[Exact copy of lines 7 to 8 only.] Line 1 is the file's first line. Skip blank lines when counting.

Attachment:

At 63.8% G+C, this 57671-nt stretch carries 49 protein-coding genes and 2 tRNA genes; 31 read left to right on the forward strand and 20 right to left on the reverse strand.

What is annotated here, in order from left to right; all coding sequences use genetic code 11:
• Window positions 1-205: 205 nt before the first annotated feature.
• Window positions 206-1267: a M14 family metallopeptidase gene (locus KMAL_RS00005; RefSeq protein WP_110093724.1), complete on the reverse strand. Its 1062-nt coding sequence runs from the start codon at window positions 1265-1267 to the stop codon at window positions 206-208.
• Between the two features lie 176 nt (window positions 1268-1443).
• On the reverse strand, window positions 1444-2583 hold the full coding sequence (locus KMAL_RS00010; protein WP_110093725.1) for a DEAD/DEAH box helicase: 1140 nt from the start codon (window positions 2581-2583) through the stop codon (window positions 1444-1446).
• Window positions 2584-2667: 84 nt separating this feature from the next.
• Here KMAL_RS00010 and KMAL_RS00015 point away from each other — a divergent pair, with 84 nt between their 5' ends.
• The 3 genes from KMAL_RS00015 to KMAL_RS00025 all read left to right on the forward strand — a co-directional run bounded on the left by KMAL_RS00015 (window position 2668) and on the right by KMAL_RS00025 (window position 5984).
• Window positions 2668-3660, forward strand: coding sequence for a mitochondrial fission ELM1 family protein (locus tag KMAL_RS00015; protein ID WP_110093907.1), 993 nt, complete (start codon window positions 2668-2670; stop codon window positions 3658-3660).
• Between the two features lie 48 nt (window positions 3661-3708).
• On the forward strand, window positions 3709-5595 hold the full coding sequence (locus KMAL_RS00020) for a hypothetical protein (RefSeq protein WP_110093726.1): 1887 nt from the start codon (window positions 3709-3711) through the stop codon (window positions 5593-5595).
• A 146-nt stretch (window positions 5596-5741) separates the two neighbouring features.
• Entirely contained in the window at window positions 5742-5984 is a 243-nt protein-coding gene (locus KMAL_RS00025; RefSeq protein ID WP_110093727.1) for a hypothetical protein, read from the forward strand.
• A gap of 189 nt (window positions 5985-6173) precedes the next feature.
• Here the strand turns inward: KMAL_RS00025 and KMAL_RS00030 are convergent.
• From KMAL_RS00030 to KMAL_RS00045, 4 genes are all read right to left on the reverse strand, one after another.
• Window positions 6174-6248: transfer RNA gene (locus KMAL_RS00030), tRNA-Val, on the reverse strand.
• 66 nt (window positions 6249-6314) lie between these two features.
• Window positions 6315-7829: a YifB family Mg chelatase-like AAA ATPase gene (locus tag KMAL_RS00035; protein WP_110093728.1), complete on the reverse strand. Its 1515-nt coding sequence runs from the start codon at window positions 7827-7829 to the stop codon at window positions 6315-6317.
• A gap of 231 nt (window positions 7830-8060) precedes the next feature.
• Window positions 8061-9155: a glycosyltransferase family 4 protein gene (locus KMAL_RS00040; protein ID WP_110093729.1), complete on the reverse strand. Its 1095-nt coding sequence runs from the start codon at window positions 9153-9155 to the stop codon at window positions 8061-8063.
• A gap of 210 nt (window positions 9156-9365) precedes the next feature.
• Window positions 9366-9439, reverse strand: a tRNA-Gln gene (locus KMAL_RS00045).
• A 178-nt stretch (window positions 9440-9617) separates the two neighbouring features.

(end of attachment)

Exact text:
• Window positions 2584-2667: 84 nt separating this feature from the next.
• Here KMAL_RS00010 and KMAL_RS00015 point away from each other — a divergent pair, with 84 nt between their 5' ends.